fb-pixelThe 2020 school year in flux - The Boston Globe Skip to main content

The 2020 school year in flux

In this 2018 file photo, a seventh-grade advanced math teacher in Hopkinton leads students in preparation for the MCAS. With the 2020 school year affected by the coronavirus, Education Commissioner Jeffrey Riley made the unprecedented move to cancel the spring MCAS exams Friday night.Janet Knott

It’s offensive to call teachers groups ‘self-interested’

Re “No need for Beacon Hill to cancel MCAS or Boston-state school partnership” (Editorial, April 9): In the middle of a pandemic, when children are wondering what will come next, when their families are scared and economically struggling, when students don’t have direct access to the very teachers who support their learning, why would the Globe choose to accuse teachers’ organizations of being “self-interested” when they question the appropriateness of MCAS testing at this time?

As an educator in an urban district, I speak to teachers or meet with them online every day. They are at home, calling individual families and children to identify food needs and offer emotional support. They are volunteering at food distribution centers for their students. They are rapidly organizing to prepare distance-learning lessons that work for children at all grade levels, K-12. And they are collaborating to figure out how the most vulnerable students — those who do not have Internet or distance-learning devices at home, or who are learning English, or who receive special education services — can possibly have equitable access to instruction. “Self-interested” is the last word that comes to mind.

Nancy Meacham



A pandemic is no time to press ahead with testing

Editor’s note: Education Commissioner Jeffrey Riley canceled this spring’s MCAS exams Friday night, after Governor Charlie Baker signed a bill giving Riley the authority to do so.

It is developmentally inappropriate and socially irresponsible to offer MCAS testing during the COVID-19 pandemic. I’ve been a union member of an American Federation of Teachers affiliate and a senior leader at education nonprofits that make most union leaders cringe. This is common sense.

Most families are focused on food and shelter, while trying to support their children’s learning from home. In Boston Public Schools, 58.3 percent of students face economic hardship, 85 percent are people of color, and more than 50 percent experience trauma, including a 10 percent homeless rate. Boston neighborhoods where the rate of COVID-19 is the highest greatly overlap with the students described above. Aren’t our students being tested enough right now?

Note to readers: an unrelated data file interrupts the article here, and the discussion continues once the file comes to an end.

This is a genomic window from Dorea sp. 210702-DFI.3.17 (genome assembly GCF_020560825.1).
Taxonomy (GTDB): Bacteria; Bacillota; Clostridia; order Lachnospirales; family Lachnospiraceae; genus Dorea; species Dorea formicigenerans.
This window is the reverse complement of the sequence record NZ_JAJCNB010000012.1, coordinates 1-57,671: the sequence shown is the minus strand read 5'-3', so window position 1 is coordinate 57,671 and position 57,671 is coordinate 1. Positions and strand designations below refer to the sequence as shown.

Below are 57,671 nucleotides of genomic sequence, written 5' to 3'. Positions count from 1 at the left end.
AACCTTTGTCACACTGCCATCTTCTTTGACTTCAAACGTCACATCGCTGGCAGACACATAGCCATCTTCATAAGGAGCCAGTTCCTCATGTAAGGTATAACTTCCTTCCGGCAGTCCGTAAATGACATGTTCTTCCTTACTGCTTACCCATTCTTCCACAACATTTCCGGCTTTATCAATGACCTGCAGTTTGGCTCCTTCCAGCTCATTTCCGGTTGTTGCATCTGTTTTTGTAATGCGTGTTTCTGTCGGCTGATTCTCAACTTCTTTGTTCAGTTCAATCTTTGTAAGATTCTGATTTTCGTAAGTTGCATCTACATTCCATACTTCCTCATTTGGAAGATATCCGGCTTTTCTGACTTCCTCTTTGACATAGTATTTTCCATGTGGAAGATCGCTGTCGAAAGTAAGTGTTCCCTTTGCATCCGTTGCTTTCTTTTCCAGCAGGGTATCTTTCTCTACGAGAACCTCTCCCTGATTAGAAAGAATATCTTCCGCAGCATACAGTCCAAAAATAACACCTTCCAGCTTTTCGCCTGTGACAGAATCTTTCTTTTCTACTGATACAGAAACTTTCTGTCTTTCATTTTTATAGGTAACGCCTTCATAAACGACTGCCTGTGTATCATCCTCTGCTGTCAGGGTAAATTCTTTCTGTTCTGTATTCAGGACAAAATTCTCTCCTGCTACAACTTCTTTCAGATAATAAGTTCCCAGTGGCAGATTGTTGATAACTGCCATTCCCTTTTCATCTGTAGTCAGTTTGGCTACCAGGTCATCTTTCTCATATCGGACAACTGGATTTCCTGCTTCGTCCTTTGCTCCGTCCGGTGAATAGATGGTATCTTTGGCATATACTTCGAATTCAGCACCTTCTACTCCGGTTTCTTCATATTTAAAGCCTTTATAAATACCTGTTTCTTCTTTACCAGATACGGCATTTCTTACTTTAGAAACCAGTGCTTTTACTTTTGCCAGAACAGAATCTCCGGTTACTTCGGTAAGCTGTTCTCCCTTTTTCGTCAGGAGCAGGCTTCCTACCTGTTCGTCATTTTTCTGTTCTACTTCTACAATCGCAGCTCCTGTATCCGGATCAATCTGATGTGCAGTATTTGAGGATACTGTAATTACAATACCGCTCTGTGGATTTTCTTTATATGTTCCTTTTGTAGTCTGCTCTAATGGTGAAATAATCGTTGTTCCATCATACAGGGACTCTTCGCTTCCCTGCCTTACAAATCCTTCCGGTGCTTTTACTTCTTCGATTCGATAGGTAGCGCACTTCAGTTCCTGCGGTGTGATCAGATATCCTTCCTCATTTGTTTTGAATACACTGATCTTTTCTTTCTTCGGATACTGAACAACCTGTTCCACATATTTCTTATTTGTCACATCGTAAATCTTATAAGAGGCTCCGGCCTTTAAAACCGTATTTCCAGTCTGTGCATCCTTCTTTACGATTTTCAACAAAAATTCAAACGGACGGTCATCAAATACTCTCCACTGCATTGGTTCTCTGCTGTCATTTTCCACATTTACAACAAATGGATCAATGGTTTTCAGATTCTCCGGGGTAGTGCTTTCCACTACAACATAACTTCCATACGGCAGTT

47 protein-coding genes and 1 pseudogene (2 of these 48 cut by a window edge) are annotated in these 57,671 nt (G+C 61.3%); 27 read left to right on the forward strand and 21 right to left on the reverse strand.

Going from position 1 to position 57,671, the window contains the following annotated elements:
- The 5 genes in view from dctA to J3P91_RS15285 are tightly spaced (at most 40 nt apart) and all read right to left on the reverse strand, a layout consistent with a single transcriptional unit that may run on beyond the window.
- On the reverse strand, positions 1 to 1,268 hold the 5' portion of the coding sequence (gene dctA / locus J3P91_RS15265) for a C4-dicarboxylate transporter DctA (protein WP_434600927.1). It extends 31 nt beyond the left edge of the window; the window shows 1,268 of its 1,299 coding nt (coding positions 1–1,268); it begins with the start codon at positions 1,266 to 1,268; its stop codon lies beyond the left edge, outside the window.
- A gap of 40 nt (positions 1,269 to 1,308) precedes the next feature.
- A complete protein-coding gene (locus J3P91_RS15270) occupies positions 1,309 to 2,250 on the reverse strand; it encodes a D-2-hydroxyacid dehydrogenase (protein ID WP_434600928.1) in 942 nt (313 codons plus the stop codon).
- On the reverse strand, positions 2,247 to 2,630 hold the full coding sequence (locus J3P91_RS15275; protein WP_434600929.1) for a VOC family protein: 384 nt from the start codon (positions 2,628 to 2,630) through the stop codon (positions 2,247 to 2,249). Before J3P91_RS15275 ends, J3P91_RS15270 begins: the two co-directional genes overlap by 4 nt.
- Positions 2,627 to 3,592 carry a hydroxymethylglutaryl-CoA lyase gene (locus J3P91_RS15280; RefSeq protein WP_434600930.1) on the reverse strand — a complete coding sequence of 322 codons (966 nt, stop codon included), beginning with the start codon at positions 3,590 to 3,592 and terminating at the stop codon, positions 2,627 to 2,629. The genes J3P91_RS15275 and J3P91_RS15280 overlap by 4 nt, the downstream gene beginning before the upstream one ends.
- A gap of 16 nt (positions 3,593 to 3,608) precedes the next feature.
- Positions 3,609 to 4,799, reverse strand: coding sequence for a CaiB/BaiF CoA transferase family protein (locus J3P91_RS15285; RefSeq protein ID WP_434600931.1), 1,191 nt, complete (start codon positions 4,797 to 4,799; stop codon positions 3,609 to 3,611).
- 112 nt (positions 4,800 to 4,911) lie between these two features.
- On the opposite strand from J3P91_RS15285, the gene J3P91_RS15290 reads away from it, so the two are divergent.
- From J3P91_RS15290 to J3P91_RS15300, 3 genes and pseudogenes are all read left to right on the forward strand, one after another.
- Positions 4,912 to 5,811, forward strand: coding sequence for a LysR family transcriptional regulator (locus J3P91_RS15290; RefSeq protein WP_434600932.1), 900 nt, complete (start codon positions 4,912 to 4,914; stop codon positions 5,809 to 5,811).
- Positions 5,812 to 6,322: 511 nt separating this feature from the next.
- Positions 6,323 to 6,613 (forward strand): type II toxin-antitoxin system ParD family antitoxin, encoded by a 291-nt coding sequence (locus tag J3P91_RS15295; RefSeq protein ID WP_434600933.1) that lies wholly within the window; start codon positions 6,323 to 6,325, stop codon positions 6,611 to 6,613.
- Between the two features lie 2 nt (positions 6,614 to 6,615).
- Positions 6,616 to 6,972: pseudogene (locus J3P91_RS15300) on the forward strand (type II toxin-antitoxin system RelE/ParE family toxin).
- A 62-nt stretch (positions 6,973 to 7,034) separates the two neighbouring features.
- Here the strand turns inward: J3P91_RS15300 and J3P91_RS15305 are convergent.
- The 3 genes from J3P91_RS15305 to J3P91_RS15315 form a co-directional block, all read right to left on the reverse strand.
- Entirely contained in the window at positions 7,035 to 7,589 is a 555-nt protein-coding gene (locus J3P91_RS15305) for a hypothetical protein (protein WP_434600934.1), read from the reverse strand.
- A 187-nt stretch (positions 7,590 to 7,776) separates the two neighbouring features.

Whether you’re pro- or anti-testing, we need to think about our children. Be realistic that we may not go back to school in May, and plan for the summer and fall to ensure that gaps don’t persist for our most vulnerable student populations.

Brandy Fluker Oakley


The writer is a partner in The Management Center, a consultancy to social-change organizations, and a candidate for state representative in the 12th Suffolk District. Her views expressed here are her own.

Education commissioner needed the flexibility to make this call

The editorial board got it exactly right with its editorial “No need for Beacon Hill to cancel MCAS or Boston-state school partnership.” The Massachusetts Business Alliance for Education, a longtime advocate of school accountability and MCAS, supported the bill that gave the education commissioner the flexibility to modify administration of the assessment this spring.

Decisions about suspending MCAS should not be made lightly, since it is an essential tool for ensuring educational equity, which is of the greatest importance, particularly at this time. We agree that it may be necessary to allow for flexibility on the competency determination for current 12th-graders, but this decision should be made in real time by the commissioner, not the Legislature.

The state’s number one focus at this time must be developing and implementing a strategy to move learning forward for all students. Many districts have demonstrated that it’s possible with the right tools and support, but a broader, comprehensive plan for remote learning that is universal and sustainable must designed and implemented. We are deeply grateful to those teachers across the state who are on the front lines and adapting to the new reality. We stand ready to support our schools in moving learning forward.


Ed Lambert

Executive director

Massachusetts Business Alliance for Education


Unions were trying to capitalize on a crisis

Children and families in the Commonwealth are struggling. Schools are closed with no reopening in sight. Now was not the time for the teachers unions and their allies to capitalize on the greatest crisis our nation has faced in a generation to advance a longstanding political agenda (“Teacher unions push to cancel MCAS testing,” Metro, April 4).

As an organization on the front lines in 17 different communities across the state, Massachusetts Parents United is in constant contact with parents and families who say their top priorities include paying bills after losing their jobs; securing resources for their children with special needs; getting information from school districts translated into their own languages; finding help to overcome digital literacy issues, if they can even manage to get equipment to connect to the Internet; gaining access to food; and getting or keeping a roof over their heads.

None of these families expressed concern about the MCAS exam.

That teachers unions would take advantage of this moment, while families are scrambling for survival, illustrates their priorities.


Keri Rodrigues


The writer is president of the National Parents Union and founder of Massachusetts Parents United.